Brain surgeons in Brazil have started connecting old iPhones to their endoscopes (panels A and B) to get a clearer view of the brains of patients (panels C, D and E)
Credit: Courtesy of the American Association of Neurological Surgeons
In most cases, you probably want the doctor who is going to perform your brain surgery to put aside your smartphone before poking at your skull. And, in most cases, you will be right.
But, what if the doctor's smartphone was a crucial part of the surgical toolkit?
According to a new article published today (March 13) in the Journal of Neurosurgery, brain surgeons in Brazil have begun to connect old iPhones to their surgical team to replace the bulky and expensive camcorders and monitors they usually use, and doctors like. [10 Weird Quirks of The Human Brain]
In fact, the exchange on a smartphone made certain "minimally invasive" surgeries cheaper, more efficient, and easier to teach to novice surgeons, the authors wrote. This telephony method could even become a valuable solution in countries whose infrastructure can not support expensive medical equipment.
"Our initial goal was to reduce the cost of neuroendoscopic videogames," study co-author Mauricio Mandel, a physician at the Faculty of Medicine of the University of São Paulo, said in a statement. "In the end, we find a new method more intuitive and fluid to perform these procedures."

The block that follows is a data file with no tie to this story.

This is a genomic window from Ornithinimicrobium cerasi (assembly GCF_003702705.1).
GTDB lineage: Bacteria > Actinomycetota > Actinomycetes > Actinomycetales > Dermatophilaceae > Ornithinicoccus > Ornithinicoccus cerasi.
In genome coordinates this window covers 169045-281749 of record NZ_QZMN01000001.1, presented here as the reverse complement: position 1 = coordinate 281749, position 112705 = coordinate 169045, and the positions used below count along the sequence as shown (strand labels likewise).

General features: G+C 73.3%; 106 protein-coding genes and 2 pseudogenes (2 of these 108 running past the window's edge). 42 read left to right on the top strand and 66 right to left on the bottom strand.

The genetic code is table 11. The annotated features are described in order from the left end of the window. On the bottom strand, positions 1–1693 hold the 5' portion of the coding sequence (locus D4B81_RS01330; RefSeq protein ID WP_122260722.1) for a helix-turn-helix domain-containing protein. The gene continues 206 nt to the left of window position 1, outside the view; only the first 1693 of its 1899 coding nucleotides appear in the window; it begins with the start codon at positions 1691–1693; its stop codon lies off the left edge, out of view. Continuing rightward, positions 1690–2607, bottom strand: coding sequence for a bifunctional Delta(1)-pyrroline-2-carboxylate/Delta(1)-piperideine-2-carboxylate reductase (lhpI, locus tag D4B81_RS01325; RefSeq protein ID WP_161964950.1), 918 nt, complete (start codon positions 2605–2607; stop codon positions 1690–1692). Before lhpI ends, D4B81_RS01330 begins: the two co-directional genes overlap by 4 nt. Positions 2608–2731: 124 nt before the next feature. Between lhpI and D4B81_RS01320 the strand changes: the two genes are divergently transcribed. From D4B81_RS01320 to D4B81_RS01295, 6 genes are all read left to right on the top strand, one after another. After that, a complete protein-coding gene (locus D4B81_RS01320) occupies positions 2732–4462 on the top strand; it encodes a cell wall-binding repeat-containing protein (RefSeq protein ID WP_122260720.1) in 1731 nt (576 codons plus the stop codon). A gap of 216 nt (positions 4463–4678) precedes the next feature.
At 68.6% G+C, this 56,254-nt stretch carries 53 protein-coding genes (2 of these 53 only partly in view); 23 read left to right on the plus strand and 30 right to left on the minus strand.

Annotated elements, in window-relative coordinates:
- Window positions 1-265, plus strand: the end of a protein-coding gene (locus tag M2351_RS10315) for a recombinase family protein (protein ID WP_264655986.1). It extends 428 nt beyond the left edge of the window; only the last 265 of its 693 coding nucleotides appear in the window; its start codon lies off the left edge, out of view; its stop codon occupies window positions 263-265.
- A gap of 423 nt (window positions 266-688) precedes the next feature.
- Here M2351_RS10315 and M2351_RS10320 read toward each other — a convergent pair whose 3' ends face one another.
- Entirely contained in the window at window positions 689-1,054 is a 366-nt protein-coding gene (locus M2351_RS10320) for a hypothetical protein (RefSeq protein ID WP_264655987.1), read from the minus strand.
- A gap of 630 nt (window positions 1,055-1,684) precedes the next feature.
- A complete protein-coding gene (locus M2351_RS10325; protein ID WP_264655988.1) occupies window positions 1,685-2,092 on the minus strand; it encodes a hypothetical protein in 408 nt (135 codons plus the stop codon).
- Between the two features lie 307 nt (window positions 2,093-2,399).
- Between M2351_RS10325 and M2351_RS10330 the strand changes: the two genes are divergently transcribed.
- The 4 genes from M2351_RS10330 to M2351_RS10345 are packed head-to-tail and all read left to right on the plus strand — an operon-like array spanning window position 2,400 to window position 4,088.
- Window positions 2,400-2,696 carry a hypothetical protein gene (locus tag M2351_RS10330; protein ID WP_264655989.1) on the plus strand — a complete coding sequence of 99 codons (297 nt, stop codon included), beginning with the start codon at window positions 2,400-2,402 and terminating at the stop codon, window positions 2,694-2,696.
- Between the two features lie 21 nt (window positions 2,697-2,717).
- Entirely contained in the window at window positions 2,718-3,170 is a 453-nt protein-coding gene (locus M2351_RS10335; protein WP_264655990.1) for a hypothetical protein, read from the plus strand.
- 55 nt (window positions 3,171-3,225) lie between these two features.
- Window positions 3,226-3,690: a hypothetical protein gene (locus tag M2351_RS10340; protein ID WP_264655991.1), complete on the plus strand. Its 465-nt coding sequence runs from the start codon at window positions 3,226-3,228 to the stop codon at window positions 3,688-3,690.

Mandel and his colleagues tested their smartphone camera in a series of neuroendoscopy surgeries: procedures that involve cutting a small hole in the patient's nose, mouth or head and using an endoscope (a long, flexible tube) to power a camera and other surgical devices. tools through the incision.
Normally, these procedures require a long and thin video camera to slide through the endoscope and capture the view inside the patient's head. This video transmission is transmitted to a monitor that is standing next to the operating table, which the surgeons observe (instead of looking at their patient).
In the new study, the authors mounted iPhones (models 4, 5 and 6) on their endoscopes using a special adapter. Using this device, they performed brain surgery in 42 patients. This configuration allowed the surgeons to focus their attention on the patient, looking at the telephone screen instead of looking up on a monitor, throughout the surgery. Using the phone's built-in Wi-Fi, the surgeons transmitted the live footage to a video monitor in another part of the room so that other members of the team could see it.
According to the authors, the 42 surgeries were successful and there were no complications with smartphones. Also, once the surgeons started using a smart phone endoscope, they chose not to go back to the conventional method.
As funny as it sounds, the integration of smartphones into surgeries has many advantages, the authors said. According to the document, the high definition screen of the phone provided an "excellent view" of the surgical site, and could be manipulated or improved in real time through the touch screen. Smartphones are cheaper and more portable than standard endoscopic video equipment, the authors added, and do not require an external power source. If a surgery lasts a long time, a surgeon can simply recharge the phone's battery without interrupting the procedure.
So, if your surgeon can not leave your iPhone, do not worry, it may be for more aerodynamic surgery. However, if she is only using it to look at "Gray & # 39; s Anatomy", you may have a problem.
Originally published in Live Science.